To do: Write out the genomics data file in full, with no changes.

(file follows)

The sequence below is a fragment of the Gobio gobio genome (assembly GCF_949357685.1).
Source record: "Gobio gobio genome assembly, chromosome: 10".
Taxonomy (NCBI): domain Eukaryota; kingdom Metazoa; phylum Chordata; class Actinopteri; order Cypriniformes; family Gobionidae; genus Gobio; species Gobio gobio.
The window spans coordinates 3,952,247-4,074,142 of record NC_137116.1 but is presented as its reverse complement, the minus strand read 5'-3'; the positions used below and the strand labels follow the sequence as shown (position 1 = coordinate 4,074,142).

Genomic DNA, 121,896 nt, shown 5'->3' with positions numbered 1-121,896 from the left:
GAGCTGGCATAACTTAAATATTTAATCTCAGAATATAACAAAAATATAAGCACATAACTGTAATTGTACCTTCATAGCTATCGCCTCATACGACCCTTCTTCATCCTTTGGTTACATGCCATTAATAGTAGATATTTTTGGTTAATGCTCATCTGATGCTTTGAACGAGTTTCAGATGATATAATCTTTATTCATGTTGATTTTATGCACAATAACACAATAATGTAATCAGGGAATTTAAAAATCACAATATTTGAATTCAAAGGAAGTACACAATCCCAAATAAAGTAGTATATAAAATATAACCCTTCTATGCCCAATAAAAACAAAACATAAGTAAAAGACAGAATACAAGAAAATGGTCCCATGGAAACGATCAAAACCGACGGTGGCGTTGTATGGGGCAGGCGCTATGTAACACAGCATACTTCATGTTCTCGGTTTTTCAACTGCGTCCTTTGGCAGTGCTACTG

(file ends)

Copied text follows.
The sequence below is a fragment of the Gobio gobio genome (assembly GCF_949357685.1).
Source record: "Gobio gobio genome assembly, chromosome: 10".
Taxonomy (NCBI): domain Eukaryota; kingdom Metazoa; phylum Chordata; class Actinopteri; order Cypriniformes; family Gobionidae; genus Gobio; species Gobio gobio.
The window spans coordinates 3,952,247-4,074,142 of record NC_137116.1 but is presented as its reverse complement, the minus strand read 5'-3'; the positions used below and the strand labels follow the sequence as shown (position 1 = coordinate 4,074,142).

Genomic DNA, 121,896 nt, shown 5'->3' with positions numbered 1-121,896 from the left:
GAGCTGGCATAACTTAAATATTTAATCTCAGAATATAACAAAAATATAAGCACATAACTGTAATTGTACCTTCATAGCTATCGCCTCATACGACCCTTCTTCATCCTTTGGTTACATGCCATTAATAGTAGATATTTTTGGTTAATGCTCATCTGATGCTTTGAACGAGTTTCAGATGATATAATCTTTATTCATGTTGATTTTATGCACAATAACACAATAATGTAATCAGGGAATTTAAAAATCACAATATTTGAATTCAAAGGAAGTACACAATCCCAAATAAAGTAGTATATAAAATATAACCCTTCTATGCCCAATAAAAACAAAACATAAGTAAAAGACAGAATACAAGAAAATGGTCCCATGGAAACGATCAAAACCGACGGTGGCGTTGTATGGGGCAGGCGCTATGTAACACAGCATACTTCATGTTCTCGGTTTTTCAACTGCGTCCTTTGGCAGTGCTACTG